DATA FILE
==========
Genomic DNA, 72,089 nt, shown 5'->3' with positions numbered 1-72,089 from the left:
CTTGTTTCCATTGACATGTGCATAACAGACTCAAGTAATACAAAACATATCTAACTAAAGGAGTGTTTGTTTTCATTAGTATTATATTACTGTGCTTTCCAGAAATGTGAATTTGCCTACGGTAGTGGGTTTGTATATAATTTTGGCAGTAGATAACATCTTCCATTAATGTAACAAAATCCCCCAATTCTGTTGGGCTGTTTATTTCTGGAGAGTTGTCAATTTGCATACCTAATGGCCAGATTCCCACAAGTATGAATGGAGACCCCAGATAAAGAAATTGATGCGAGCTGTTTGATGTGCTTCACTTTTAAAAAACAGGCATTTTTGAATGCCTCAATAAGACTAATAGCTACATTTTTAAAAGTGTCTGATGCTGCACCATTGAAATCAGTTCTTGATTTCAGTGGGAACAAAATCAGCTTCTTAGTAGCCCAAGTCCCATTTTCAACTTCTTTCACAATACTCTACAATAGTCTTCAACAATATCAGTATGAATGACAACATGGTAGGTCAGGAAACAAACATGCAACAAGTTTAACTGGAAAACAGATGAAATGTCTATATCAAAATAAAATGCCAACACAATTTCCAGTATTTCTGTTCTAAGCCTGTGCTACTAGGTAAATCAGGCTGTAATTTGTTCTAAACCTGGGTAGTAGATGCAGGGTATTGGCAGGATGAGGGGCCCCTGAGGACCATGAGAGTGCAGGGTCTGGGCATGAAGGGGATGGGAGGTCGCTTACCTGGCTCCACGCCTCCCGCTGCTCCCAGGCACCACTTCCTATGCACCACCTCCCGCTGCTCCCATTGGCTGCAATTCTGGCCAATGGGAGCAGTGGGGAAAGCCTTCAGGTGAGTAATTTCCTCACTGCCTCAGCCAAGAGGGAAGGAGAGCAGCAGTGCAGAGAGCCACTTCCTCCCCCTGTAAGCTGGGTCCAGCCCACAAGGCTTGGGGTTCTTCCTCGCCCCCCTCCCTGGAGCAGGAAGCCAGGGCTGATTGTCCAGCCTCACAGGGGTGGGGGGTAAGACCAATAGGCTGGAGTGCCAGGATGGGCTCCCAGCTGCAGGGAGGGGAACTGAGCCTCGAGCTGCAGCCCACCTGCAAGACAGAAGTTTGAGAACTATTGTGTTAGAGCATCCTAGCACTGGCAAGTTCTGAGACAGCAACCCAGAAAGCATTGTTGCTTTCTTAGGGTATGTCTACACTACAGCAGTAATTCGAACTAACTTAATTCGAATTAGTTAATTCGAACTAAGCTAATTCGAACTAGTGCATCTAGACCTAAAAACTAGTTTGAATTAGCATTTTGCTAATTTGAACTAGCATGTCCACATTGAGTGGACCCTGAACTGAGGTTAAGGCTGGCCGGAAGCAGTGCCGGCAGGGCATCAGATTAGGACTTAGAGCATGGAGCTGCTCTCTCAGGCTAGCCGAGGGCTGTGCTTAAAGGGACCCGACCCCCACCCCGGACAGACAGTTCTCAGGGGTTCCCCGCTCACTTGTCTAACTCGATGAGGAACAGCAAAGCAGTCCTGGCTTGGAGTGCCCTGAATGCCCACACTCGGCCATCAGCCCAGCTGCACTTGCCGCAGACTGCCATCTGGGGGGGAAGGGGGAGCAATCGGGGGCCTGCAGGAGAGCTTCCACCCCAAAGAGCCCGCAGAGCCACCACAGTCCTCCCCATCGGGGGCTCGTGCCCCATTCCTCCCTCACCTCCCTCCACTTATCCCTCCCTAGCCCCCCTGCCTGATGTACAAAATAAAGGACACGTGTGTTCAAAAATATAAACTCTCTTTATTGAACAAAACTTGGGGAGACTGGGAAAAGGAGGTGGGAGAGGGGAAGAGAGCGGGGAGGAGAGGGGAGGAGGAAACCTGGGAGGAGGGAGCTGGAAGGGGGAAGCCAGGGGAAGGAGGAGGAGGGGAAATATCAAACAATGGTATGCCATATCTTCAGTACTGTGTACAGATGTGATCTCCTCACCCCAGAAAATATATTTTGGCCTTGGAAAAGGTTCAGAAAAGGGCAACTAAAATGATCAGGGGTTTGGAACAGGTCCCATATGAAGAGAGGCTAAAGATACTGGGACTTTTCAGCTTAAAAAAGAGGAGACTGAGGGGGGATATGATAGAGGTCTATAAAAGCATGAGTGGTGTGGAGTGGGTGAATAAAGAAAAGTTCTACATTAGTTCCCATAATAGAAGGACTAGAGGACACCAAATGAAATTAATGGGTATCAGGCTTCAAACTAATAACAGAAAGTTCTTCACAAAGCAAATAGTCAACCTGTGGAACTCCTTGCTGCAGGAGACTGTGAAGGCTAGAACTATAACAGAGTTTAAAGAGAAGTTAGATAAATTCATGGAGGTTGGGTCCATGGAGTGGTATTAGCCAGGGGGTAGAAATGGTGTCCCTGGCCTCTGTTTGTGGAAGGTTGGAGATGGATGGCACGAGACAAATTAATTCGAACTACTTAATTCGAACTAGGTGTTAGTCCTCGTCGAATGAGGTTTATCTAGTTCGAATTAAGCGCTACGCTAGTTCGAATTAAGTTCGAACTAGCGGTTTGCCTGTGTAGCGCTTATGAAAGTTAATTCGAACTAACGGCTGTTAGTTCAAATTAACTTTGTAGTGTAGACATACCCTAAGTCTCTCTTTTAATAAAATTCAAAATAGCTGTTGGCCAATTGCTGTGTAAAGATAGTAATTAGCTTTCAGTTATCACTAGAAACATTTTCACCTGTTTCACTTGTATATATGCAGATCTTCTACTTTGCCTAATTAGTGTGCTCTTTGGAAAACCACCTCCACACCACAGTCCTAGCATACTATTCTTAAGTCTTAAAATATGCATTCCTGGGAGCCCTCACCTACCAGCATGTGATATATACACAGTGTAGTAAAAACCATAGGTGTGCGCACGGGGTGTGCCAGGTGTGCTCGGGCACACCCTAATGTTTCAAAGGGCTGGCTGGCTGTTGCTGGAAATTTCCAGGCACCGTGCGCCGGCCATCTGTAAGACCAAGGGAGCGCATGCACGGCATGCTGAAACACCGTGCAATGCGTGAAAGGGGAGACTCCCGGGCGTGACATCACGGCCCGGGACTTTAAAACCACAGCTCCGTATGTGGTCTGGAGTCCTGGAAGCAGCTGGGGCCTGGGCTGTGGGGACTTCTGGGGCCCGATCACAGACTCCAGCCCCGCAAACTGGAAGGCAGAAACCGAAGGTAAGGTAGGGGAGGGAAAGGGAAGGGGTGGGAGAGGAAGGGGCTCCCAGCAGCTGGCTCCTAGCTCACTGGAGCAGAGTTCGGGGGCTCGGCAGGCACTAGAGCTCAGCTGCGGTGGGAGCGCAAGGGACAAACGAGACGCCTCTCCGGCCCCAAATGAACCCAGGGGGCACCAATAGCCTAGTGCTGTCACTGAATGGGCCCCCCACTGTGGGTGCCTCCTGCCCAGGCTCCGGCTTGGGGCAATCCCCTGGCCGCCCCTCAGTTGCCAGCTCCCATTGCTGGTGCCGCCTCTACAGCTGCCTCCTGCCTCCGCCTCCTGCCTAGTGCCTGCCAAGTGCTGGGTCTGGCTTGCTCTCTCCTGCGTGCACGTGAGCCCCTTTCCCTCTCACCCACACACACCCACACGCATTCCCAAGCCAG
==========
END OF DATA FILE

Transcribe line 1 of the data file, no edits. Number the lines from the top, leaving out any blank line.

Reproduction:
Genomic DNA, 72,089 nt, shown 5'->3' with positions numbered 1-72,089 from the left: